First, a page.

COVID-19: England drops most restrictions

COVID-19: England drops essential restrictions

UPGRADE DAY

England on Thursday left behind almost all of the latest restrictions in place to combat COVID-19, with which the government hopes people will get used to living as they do made with the flu. 

This wind of freedom is timely for Prime Minister Boris Johnson, more than ever weakened at the head of the government by the holiday scandal in Downing Street in disregard of anti-coronavirus rules.

After ending a week ago the recommendation to work from home for those who can, England is now dropping other restrictions — among the lightest in Europe — introduced in December in the face of the wave of Omicron cases: obligation to wear a mask indoors in public places and a vaccination passport for events with large audiences.

“As COVID becomes endemic, we must replace legal obligations with advice and recommendations,” Boris Johnson told MPs last week.

Opposed to the lifting of the obligation to wear a mask in public transport, the mayor of London Sadiq Khan announced to maintain this measure in the capital.

“It seems that we find London as before “, rejoices Elizabeth Hynes, 71, interviewed by AFP near Saint Paul’s Cathedral, in the heart of the British capital. “We realize how much theater and great shows we missed. »

“Things have to get back to normal”, she adds, explaining that she has melanoma, but never had the coronavirus, “I was lucky, knock on wood”. “We don't know what tomorrow will bring,” she stresses, “we have to enjoy life”.

End of isolation

Lewis Colbyn, a 39-year-old bartender who once had COVID-19 and isn't worried about catching it again, approaches this new phase with optimism and caution: “I'm not a scientist, I don't have all the answers”. “Maybe it's too soon, maybe it's too late, I don't know,” he continues, saying he will continue to wear a mask in transport and in stores.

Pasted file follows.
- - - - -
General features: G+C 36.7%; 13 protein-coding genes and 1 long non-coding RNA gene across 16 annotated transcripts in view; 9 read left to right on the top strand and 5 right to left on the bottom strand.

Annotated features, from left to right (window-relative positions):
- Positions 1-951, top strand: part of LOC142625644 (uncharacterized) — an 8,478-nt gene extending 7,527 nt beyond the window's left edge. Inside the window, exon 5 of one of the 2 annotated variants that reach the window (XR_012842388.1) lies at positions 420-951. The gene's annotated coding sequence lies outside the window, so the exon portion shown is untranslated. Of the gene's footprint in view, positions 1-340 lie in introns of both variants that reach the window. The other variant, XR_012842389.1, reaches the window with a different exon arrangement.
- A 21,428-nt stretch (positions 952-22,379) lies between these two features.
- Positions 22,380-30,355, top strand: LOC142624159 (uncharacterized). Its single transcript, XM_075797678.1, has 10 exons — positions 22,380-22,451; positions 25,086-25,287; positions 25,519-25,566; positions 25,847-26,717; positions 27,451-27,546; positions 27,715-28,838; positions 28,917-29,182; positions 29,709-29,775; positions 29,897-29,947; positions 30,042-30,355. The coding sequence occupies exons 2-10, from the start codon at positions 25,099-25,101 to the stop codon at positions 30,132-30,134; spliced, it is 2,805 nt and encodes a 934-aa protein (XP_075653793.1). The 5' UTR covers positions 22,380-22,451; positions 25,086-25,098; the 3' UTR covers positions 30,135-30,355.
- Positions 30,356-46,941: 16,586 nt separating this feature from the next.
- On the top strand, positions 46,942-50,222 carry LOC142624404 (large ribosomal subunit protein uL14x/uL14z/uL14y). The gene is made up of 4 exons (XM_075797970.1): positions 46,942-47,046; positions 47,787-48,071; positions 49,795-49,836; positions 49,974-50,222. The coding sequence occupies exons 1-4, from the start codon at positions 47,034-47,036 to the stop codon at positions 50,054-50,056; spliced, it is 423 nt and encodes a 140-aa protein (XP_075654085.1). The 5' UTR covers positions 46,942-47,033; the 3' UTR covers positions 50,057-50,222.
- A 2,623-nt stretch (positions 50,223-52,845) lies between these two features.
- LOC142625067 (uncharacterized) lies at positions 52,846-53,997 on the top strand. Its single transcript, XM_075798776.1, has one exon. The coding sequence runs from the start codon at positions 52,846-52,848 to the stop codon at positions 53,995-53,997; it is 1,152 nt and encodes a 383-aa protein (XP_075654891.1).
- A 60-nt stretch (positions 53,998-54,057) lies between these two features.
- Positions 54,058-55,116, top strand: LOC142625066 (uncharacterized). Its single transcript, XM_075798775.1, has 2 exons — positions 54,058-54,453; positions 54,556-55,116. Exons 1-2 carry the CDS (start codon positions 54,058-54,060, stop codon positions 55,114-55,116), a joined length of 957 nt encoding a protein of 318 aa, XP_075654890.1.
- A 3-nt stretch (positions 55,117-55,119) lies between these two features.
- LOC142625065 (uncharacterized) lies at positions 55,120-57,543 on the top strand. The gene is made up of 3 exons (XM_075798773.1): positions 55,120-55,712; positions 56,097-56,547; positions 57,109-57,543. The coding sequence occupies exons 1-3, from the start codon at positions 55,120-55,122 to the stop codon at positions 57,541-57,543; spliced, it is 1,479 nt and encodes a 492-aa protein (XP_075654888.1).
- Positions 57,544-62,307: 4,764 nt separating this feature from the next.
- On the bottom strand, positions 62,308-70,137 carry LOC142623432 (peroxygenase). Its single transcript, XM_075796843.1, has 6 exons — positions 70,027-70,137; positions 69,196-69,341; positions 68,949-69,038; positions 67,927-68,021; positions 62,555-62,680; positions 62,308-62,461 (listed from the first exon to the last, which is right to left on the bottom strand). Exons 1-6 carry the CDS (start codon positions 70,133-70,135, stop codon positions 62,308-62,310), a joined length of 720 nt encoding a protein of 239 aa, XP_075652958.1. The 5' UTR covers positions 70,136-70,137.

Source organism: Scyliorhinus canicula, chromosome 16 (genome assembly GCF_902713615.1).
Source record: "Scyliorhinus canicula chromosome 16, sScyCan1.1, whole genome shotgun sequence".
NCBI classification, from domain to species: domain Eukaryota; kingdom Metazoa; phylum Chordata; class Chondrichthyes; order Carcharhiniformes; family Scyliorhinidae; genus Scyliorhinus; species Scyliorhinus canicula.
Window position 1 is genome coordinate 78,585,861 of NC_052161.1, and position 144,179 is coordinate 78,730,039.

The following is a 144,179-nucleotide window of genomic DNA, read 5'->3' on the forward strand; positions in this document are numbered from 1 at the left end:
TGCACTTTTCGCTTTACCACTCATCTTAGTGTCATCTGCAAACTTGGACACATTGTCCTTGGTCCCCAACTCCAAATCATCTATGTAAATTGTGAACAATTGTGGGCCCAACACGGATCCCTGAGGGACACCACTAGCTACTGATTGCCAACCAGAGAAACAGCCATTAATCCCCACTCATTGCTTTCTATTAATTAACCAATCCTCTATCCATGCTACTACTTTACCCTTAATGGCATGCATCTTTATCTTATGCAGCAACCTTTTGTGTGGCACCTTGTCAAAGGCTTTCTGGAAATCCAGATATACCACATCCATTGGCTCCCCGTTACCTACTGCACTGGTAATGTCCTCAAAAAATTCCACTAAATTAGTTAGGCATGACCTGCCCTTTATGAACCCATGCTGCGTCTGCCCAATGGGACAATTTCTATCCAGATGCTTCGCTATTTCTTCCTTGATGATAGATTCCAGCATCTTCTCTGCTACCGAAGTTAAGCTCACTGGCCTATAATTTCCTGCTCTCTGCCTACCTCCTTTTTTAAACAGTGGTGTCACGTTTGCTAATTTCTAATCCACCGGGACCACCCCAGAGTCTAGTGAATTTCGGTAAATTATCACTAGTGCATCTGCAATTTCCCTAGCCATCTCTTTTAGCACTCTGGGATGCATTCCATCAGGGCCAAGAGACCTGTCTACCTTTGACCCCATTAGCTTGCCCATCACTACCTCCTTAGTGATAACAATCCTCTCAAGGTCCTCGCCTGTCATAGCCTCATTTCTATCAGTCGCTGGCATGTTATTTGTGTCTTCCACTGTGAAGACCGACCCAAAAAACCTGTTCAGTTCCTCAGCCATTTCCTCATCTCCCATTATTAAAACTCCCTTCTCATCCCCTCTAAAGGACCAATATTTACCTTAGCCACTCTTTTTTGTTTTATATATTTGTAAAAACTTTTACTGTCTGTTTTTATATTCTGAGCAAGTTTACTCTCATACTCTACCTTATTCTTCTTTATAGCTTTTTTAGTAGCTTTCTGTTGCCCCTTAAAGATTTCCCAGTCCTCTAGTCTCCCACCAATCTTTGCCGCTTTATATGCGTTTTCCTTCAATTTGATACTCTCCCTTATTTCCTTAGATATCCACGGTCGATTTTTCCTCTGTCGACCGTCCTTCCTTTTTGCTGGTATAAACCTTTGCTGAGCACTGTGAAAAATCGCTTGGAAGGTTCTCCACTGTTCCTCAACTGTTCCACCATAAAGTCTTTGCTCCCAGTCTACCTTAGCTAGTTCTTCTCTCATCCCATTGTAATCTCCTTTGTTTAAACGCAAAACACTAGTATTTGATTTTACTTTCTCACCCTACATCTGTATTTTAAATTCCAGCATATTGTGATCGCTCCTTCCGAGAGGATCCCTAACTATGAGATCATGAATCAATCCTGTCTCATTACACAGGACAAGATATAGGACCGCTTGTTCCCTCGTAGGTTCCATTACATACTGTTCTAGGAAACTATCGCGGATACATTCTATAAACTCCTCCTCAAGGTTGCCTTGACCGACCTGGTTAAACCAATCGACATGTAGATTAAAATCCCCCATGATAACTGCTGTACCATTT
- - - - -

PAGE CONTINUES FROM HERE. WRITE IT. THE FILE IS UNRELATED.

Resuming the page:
< p> More reluctant than the rest of the United Kingdom (Scotland, Wales and Northern Ireland) to implement restrictions, England had, for the first time, lifted them almost entirely on July 19, nicknamed the “freedom day”.

But the emergence in the fall of the Omicron variant, even more contagious than Delta, led Boris Johnson's government to launch its “plan B”, despite the opposition of part of its majority.

< p>The purpose of these measures was to strengthen the protection of the population thanks to the recall campaign and to continue trying to convince the recalcitrant to get vaccinated. 37 million booster doses have thus been administered, allowing, underlines the government, to reduce serious cases and hospitalizations and to reduce the pressure on the health system.

According to the latest figures, 64% of the population over the age of 12 have received a third dose.

As the number of cases exploded over the holidays, Boris Johnson had resisted calls to get tough restrictions still in place. He believes the facts proved him right: hospitals held on, the number of patients on ventilators never increased, and cases fell markedly.

However, the United Kingdom, among the countries hardest hit by the pandemic with nearly 155,000 deaths, is still experiencing nearly 100,000 new cases recorded daily.

According to a study published by the Imperial College London, the level of infection remains high especially among children and adolescents. Out of 3,500 participants in this vast study who tested positive between January 5 and 20, two-thirds had already had the virus before.

The Prime Minister even hopes to be able to lift the obligation to isolate themselves in March in the event of a positive test, “just as there is no legal obligation for people who have the flu to isolate themselves”.

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